CTV vs. Linear TV: Why Both Should Be in Your Cross-Channel Playbook
Video is everywhere and it’s easy to see why. Combining sight, sound and motion creates compelling consumer experiences that have built brands, sold products and helped elect presidents for eight decades and counting. Of course, since the very first TV commercial (for Bulova watches) aired on July 1, 1941, the medium has evolved with the rise of premium cable, the creation of DVRs and time-shifting, the spread of social networks, the advent of subscription-based streaming and, most recently, the changes in consumer behavior caused by the COVID-19 pandemic.
But through all this, what hasn’t changed is the fact that TV advertising is still the most viable, effective and cost-efficient means for brands to tell their story, demonstrate their value and elicit a response from their target audience at massive national scale.
Yet many marketers still feel that TV is not appropriate for them, or is just not part of their toolkit. They may think it’s too expensive, not measurable enough, too difficult to execute successfully or completely unnecessary in light of the digital channels available now. At the same time, established TV advertisers with experience on linear TV question whether they should move their budgets away from linear (such as traditional broadcast and cable) to the growing world of connected TV (CTV).
CTV vs. Linear TV: A Quick Primer
Exploring a new approach usually comes with excitement and anxiety about the unknown, so let’s demystify some terminology right away. Most importantly, advertisers want to know: What’s the difference between linear TV and connected TV? And what does OTT have to do with it?
Let’s start with linear TV. Linear TV refers to traditional television viewing that is accessed through a cable company or satellite service. To watch a show on linear TV, the viewer must select a specific channel at a specific time that the service provider has “lined up” with programming. In other words, this primarily refers to broadcast and cable television, or what some folks might call “traditional” TV.
OTT is short for Over-the-Top delivery of video content via the internet that does not require the user to subscribe to a cable company or satellite service. Connected TV or CTV refers to the apps and devices that stream the content. This means that OTT is the method for delivering video content, and CTV is the device on which a viewer sees that content.
(Confusingly, many linear TV networks also have streaming apps and other products, which can be accessed through CTV platforms such as Roku, Amazon Prime, etc., but usually require a cable-subscription login. These streaming apps are still classified as “linear” from a Nielsen measurement perspective, even though the front-facing consumer experience is not dissimilar to true CTV streaming services.)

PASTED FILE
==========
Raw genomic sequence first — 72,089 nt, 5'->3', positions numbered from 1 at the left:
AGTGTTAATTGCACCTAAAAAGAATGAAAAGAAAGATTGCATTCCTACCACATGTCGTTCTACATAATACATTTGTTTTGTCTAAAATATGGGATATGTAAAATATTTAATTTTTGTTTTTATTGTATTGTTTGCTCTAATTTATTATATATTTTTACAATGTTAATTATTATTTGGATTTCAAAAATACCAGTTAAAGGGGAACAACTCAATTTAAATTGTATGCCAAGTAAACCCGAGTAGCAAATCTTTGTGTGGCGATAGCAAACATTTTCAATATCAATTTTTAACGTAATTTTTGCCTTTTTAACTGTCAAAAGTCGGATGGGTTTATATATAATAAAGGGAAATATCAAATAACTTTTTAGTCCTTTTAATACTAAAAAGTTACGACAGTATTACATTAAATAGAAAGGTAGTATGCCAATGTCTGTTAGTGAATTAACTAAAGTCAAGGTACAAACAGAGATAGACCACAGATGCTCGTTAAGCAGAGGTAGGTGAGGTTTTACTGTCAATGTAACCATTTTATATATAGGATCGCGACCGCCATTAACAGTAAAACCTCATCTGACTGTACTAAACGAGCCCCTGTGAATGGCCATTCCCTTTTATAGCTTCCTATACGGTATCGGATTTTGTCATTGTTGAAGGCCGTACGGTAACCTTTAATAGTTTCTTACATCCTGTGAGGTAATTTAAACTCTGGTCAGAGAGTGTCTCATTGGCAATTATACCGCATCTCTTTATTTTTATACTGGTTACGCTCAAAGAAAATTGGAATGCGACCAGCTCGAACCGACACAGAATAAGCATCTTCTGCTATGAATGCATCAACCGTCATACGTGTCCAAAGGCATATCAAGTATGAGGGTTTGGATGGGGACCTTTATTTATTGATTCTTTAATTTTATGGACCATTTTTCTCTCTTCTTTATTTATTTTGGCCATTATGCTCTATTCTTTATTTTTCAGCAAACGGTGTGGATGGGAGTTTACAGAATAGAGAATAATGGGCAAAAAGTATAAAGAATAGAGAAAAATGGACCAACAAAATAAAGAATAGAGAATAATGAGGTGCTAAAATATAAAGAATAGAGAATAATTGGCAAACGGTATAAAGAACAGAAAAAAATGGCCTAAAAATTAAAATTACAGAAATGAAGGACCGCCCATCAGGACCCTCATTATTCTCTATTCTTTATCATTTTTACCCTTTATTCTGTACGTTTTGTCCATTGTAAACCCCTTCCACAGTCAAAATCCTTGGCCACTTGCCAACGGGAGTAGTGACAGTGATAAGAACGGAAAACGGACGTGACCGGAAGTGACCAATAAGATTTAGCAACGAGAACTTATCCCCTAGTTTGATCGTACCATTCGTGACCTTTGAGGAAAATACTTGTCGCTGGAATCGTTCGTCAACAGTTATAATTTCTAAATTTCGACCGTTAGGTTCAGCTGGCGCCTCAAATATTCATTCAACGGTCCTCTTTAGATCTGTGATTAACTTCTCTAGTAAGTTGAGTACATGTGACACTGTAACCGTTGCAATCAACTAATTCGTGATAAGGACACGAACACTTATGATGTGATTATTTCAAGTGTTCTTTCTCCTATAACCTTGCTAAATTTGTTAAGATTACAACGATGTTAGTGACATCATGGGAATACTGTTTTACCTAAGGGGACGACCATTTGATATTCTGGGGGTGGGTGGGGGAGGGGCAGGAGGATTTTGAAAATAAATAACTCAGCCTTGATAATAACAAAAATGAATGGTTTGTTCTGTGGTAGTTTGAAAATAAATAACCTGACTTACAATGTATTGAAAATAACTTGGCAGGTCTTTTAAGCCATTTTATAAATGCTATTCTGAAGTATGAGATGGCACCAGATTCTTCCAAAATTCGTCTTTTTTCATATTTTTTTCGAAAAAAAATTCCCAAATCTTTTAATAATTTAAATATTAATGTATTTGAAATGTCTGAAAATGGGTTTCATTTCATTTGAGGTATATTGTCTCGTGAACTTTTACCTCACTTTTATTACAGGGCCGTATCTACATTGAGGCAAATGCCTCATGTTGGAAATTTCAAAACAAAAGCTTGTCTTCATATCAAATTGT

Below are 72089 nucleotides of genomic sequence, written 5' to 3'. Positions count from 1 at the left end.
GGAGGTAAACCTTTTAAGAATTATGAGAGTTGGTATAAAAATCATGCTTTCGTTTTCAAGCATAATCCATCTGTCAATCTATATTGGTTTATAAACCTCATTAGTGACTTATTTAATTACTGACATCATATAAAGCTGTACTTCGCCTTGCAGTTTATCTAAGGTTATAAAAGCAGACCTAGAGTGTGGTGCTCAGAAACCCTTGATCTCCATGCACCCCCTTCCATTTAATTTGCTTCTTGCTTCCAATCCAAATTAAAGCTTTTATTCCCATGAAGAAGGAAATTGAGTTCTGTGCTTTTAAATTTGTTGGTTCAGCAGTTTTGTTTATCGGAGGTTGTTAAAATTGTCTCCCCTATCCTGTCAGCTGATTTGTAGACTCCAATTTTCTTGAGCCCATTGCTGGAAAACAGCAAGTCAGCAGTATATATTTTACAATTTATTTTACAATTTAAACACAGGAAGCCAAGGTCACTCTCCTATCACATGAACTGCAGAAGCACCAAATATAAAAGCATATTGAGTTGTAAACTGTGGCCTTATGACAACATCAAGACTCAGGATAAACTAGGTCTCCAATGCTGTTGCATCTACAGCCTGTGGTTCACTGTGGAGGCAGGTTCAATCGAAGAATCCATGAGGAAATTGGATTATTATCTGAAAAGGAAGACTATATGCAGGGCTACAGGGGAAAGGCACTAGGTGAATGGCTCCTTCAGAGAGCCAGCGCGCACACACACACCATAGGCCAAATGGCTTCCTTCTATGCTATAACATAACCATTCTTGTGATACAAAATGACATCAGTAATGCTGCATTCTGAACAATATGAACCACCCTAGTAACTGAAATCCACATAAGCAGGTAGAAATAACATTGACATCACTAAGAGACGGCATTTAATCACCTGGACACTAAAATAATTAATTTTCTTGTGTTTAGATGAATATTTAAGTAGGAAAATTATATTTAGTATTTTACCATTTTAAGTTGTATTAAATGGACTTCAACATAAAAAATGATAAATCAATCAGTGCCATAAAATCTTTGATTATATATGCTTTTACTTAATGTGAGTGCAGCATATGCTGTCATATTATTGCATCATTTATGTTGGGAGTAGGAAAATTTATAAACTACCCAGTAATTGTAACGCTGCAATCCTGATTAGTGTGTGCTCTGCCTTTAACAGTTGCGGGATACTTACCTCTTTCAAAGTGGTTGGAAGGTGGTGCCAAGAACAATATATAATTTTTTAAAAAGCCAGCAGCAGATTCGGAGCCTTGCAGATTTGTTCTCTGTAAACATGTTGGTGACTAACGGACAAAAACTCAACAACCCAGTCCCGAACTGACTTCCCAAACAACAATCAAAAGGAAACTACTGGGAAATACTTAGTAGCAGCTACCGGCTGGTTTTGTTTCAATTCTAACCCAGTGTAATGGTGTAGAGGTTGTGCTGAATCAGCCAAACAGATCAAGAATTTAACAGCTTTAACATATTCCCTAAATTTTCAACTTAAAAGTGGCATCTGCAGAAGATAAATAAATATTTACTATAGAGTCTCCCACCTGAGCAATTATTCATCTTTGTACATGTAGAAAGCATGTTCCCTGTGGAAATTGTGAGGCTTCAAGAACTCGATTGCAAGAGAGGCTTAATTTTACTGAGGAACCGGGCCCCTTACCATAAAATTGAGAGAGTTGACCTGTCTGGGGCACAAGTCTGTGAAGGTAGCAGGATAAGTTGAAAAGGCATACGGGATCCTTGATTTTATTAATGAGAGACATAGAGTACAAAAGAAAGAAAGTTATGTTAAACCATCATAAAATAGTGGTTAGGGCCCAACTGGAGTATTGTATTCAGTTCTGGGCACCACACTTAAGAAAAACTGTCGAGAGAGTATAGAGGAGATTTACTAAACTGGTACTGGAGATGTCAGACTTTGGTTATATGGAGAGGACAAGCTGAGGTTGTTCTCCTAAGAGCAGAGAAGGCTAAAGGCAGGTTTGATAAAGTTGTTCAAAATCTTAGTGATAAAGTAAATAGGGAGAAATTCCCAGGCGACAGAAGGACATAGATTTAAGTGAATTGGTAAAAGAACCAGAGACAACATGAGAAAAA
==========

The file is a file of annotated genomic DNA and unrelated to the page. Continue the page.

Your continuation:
In the past, it has been difficult for marketers to target audiences, find new customers and measure performance by launching advertising campaigns on linear TV. Many advertisers have just accepted that TV is great for awareness but not conversion and have subsequently turned to purely digital channels to grow their audiences.
But fortunately, Simulmedia has brought digital advertising techniques to television. By gathering anonymous viewership data from millions of set-top boxes and combining it with our proprietary algorithms, we can optimize campaigns across both linear and CTV and determine how to most efficiently and effectively allocate budgets across channels to reach untapped audiences.
Marketers who never imagined they could get the reach and performance they see on their social media campaigns can now realize the full potential of data-driven TV/video by engaging high-intent audiences (i.e., those most likely to convert) across platforms. Our cross-channel linear and CTV solution gives these advertisers massive scale, guaranteed impressions against high-intent audiences, digital measurement, tracking and complete transparency.
CTV affords the promise of a rapidly expanding audience, cumulative cross-channel impressions, digital measurement and tracking and access to younger demographics who are harder to reach on other platforms.
So, whether you’re a direct-to-consumer brand accustomed to digital or a traditional TV marketer confused about streaming, there’s no better time to learn how to get started, navigate and scale across today’s multichannel, multiplatform and multiplying TV ecosystem.
Download our Cross-Channel TV Playbook for a more detailed guide on how to unlock audiences on both linear and connected TV.